Chicago’s murder rate rose 14 percent through November, while Houston and San Francisco’s through October are up 30 percent and 18 percent, respectively. In September, a police chief in Surf City, North Carolina, said he was forced to step down after he described the Black Lives Matter movement as “an American-born terrorist group” in a Facebook post. Republican activists have sought to encourage GOP lawmakers to sign onto the bill, ostensibly to encourage Republican outreach to African-Americans but also to try to take advantage of a rare show of weakness by Emanuel. And CompStat, a system that gathers data to help police pinpoint hot spots and deploy officers effectively, has become a source of controversy in Chicago and other cities where critics say police misreport crimes.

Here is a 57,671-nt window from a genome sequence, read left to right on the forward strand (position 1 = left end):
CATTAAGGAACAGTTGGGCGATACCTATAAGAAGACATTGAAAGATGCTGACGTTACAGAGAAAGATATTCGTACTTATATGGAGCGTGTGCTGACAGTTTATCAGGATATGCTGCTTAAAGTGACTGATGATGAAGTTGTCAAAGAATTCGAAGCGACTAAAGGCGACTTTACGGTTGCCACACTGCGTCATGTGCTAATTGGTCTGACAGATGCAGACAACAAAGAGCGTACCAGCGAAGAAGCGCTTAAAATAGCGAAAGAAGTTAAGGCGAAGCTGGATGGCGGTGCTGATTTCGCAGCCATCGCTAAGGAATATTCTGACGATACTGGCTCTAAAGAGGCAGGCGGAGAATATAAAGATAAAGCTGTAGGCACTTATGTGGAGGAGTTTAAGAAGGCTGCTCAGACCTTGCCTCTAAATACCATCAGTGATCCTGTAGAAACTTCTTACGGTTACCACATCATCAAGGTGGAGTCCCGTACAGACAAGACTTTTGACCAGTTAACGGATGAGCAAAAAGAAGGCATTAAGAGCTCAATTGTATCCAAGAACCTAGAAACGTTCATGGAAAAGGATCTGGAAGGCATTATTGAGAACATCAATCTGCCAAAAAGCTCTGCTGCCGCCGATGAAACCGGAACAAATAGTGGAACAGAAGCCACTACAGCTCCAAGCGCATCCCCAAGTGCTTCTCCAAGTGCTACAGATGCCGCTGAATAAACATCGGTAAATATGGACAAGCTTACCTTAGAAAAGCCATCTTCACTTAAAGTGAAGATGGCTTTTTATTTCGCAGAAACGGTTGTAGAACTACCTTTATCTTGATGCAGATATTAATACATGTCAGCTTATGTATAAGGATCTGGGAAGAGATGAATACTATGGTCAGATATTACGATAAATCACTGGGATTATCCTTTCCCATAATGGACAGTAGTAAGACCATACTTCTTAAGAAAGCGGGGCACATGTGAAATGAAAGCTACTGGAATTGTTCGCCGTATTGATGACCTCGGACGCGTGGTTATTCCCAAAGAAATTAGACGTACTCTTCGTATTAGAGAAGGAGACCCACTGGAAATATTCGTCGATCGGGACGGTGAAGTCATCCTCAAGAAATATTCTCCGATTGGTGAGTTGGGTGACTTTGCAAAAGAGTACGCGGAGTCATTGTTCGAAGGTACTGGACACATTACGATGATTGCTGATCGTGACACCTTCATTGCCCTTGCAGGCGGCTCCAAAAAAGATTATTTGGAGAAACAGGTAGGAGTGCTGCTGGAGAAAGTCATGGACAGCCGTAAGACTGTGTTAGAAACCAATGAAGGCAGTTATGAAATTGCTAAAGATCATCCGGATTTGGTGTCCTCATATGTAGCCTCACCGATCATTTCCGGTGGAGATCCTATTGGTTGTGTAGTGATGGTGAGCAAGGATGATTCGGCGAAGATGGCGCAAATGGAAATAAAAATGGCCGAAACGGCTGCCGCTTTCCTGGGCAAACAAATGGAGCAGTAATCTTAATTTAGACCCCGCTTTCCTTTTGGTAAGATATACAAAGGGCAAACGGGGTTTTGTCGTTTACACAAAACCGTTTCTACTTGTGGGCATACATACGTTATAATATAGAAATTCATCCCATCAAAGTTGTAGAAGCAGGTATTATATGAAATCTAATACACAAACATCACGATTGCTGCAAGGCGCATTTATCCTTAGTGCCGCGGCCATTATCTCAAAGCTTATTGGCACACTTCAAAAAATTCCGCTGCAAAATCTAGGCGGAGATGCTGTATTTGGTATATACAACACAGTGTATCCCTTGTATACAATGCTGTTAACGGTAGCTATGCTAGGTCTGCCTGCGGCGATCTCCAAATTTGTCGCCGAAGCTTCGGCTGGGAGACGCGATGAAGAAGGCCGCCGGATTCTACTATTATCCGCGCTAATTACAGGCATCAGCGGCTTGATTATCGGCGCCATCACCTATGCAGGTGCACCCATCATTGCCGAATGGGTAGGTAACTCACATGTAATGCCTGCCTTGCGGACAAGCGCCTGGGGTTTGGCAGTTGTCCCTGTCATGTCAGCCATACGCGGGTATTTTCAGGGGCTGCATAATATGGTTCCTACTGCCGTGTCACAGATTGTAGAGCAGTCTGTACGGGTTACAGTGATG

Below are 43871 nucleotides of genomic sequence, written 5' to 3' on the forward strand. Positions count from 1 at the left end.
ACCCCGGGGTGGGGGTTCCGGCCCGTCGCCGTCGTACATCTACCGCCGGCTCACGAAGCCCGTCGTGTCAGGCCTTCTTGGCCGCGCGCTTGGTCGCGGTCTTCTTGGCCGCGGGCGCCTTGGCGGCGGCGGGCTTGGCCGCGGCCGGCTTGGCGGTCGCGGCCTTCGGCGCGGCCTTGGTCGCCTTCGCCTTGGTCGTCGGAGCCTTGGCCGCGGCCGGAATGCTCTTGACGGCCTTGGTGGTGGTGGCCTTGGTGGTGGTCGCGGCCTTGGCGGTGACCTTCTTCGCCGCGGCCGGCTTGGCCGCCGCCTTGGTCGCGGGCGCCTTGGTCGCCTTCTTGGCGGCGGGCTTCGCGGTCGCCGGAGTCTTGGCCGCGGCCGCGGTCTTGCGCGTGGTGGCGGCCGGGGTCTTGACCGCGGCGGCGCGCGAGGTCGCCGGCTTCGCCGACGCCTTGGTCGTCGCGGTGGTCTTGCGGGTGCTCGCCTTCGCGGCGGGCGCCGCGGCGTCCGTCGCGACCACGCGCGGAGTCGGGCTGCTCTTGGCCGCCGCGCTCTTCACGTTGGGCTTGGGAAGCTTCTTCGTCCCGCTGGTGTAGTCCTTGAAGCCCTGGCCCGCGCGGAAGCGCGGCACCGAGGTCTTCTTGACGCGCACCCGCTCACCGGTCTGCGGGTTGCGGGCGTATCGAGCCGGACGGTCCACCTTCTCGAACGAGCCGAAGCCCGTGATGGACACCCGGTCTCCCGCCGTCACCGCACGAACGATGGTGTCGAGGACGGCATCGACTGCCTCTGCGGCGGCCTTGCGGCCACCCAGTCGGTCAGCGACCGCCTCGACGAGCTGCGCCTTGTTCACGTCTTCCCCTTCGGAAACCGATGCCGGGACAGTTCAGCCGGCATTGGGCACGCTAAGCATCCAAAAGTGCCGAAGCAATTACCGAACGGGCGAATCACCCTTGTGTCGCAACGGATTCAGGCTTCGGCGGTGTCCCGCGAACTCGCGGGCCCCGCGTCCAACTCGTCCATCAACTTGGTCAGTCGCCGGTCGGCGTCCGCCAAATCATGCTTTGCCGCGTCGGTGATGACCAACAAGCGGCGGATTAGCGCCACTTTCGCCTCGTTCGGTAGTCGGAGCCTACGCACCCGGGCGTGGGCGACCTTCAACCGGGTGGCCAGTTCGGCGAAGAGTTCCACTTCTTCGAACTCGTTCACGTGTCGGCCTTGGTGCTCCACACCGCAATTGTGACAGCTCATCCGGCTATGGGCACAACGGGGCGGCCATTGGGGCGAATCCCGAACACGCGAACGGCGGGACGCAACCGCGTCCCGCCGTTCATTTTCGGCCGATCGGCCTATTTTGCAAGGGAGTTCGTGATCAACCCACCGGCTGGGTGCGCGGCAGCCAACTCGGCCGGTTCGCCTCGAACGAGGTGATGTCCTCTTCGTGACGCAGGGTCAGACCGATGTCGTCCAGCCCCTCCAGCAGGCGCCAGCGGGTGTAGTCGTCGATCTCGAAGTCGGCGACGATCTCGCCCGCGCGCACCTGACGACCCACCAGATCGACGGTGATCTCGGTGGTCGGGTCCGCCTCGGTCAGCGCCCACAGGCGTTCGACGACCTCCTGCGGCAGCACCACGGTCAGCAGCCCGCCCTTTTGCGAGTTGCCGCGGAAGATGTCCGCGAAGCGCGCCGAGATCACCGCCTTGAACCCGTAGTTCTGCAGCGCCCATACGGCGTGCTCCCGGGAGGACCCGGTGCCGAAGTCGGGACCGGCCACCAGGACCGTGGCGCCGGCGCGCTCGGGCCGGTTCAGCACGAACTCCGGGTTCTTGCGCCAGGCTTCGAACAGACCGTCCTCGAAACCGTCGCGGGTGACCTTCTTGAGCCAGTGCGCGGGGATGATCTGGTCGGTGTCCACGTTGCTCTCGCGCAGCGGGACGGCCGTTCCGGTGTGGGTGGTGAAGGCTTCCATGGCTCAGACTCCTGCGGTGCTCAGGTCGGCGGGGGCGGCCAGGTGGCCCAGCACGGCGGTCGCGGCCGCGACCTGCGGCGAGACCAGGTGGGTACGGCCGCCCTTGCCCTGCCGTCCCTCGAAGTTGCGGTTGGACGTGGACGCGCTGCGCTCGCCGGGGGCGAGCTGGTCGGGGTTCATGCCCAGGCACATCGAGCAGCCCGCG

Asked why the video wasn’t made public sooner, Fairley said, “I don’t believe it’s illegal (to release video before an investigation is complete), and that is definitely a policy that needs to be revisited.” Ald. John Arena, 45th, said Fairley’s predecessor, Scott Ando, should have been the one on the hot seat to explain the reason for the McDonald investigation stretching for more than a year. Veteran election law attorneys say the question of whether a recall could be activated against Emanuel should the bill become law could take the rest of the mayor’s current term to litigate. In 1976, a federal court dismissed a challenge raised by a group of Berwyn aldermen over whether their terms could be cut short by a voter referendum proposal that was aimed at putting all city offices up for election on the same date.